Fishing Fleet's failure to pass on its suspicion of an intentional scuttling is not grounds for avoiding the policy. Trident was held liable because of the barratry of the master. The finding of barratry was not premised on intentional scuttling of the Estoellen. Indeed, there was no finding that there was a scuttling. Nor did the failure of Fishing Fleet to pass on its suspicions contribute to the total constructive loss of the Estoellen. The insurance company was informed of the crucial facts surrounding the condition of the Estoellen. In these circumstances the insured's failure to provide the insurer with one of the possible causes of the loss of the ship is not cause for avoiding the policy.

IV. Sue Labor and Travel


Under the Sue Labor and Travel Clause of the insurance policy the "assured has the duty . . . to exercise the care of a prudent uninsured owner to protect insured property in order to minimize or prevent the loss from the occurrence for which the underwriter would be liable under the policy." Continental Food Products, Inc. v. Insurance Company of North America, 544 F.2d 834, 837 n. 1 (CA5, 1977); Accord, Reliance Insurance Co. v. The Escapade, 280 F.2d 482, 488 n. 11 (CA5, 1960). We agree with the district court that Fishing Fleet fulfilled this duty. In January 1974 Fishing Fleet's general manager traveled to Campeche to ascertain the condition of the Estoellen. He also contacted Francis Withey, a retired foreign service officer of the United States State Department, at the end of January and asked him to do what he could to safeguard the Estoellen. Withey telephoned the Fisheries Attache at the U.S. Embassy in Mexico City and requested the Attache to contact the Mexican authorities, the port captain and local prosecutor, and inform them that Captain Borsch might try to illegally dispose of the Estoellen. In February, Fishing Fleet sent two of its employees to Campeche to investigate. At that point the Estoellen was already sunk. Fishing Fleet then contracted to send a marine surveyor to Campeche to assess the damages. Francis Withey, on behalf of the marine surveying company, traveled to Campeche to conduct the investigation. The surveyor's conclusion was that the total charges drawn by the Estoellen totalled over $40,000. These steps taken by the insured to protect its interest in the Estoellen were adequate to satisfy its duty under the Sue Labor and Travel Clause of the policy. Appellant's claim that Fishing Fleet intentionally abandoned the Estoellen to the Mexican government has no support in the record.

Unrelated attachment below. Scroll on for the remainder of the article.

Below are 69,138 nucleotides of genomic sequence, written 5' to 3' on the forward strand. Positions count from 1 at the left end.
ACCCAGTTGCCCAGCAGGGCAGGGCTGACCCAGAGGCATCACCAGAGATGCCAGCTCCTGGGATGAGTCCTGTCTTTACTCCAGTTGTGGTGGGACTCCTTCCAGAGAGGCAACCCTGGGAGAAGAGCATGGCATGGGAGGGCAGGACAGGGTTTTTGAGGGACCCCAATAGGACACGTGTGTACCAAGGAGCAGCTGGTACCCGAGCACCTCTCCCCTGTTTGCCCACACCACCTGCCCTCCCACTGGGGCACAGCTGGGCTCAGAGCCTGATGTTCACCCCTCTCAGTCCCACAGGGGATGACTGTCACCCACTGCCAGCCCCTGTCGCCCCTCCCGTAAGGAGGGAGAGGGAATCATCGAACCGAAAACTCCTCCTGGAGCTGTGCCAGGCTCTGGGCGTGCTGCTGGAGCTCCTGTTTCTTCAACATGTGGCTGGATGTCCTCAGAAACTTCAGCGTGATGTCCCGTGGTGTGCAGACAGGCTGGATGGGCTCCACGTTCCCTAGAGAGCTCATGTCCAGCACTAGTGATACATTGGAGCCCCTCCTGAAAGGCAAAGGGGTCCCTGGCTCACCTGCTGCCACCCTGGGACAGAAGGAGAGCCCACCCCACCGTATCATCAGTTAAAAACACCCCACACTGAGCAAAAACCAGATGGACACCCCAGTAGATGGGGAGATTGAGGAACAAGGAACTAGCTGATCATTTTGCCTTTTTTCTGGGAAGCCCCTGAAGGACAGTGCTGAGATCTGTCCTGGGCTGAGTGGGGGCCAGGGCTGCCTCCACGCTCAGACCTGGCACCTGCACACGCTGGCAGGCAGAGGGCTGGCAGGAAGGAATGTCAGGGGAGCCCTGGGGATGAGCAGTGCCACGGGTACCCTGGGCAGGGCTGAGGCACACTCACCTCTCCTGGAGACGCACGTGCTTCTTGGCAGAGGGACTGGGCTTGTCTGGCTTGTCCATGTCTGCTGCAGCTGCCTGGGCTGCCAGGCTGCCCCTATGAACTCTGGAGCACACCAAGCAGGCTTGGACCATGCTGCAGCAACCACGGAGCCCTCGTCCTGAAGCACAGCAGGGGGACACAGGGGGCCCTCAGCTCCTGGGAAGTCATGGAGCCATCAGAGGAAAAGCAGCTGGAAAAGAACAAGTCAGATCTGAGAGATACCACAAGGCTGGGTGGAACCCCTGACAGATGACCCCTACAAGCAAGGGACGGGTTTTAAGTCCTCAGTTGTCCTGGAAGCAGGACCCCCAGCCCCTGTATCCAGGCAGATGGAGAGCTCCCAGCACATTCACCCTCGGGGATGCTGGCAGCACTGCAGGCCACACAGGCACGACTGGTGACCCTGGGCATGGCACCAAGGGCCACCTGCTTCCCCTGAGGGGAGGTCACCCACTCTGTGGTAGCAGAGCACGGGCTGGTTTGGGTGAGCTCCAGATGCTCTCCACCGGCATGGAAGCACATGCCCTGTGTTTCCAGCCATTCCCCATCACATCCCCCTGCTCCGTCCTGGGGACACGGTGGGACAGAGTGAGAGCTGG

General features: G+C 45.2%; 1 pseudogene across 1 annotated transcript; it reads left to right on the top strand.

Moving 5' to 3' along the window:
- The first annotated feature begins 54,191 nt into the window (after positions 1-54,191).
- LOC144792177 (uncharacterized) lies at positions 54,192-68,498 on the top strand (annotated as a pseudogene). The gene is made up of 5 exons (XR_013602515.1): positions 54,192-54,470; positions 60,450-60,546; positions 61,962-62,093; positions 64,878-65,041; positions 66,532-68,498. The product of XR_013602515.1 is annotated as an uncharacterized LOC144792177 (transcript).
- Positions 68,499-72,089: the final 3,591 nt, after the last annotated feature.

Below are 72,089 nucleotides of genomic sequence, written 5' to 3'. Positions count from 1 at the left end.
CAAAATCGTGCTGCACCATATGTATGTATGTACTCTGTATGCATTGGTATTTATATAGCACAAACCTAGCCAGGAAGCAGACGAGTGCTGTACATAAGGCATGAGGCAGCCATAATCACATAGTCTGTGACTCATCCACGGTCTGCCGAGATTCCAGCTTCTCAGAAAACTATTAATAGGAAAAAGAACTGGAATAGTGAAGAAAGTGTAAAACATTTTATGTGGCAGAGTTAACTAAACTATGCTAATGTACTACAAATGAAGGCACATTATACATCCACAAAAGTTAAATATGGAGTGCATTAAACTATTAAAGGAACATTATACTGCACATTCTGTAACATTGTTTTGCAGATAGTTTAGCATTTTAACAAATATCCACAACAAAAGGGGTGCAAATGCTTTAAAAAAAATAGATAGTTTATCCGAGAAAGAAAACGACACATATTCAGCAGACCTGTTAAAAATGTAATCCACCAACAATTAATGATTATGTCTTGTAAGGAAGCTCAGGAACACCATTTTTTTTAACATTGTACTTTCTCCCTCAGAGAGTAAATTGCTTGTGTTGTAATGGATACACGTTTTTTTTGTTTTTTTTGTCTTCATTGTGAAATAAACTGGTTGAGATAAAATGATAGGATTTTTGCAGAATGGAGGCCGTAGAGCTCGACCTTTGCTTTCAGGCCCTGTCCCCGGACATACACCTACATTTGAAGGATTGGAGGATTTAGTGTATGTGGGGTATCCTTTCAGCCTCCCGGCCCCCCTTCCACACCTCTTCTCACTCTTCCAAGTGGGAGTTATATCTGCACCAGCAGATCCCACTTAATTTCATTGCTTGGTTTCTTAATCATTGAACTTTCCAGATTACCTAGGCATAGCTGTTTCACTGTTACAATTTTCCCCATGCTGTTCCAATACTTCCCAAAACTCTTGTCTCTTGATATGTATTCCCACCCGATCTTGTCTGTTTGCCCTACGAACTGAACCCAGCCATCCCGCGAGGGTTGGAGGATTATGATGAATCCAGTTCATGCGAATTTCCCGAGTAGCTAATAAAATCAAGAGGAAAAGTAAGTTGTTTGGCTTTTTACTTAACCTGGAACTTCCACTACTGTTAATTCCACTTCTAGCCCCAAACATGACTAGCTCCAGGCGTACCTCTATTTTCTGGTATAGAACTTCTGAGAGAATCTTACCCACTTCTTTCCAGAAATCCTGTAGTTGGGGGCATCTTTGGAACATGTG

V. Admissibility of Mexican documents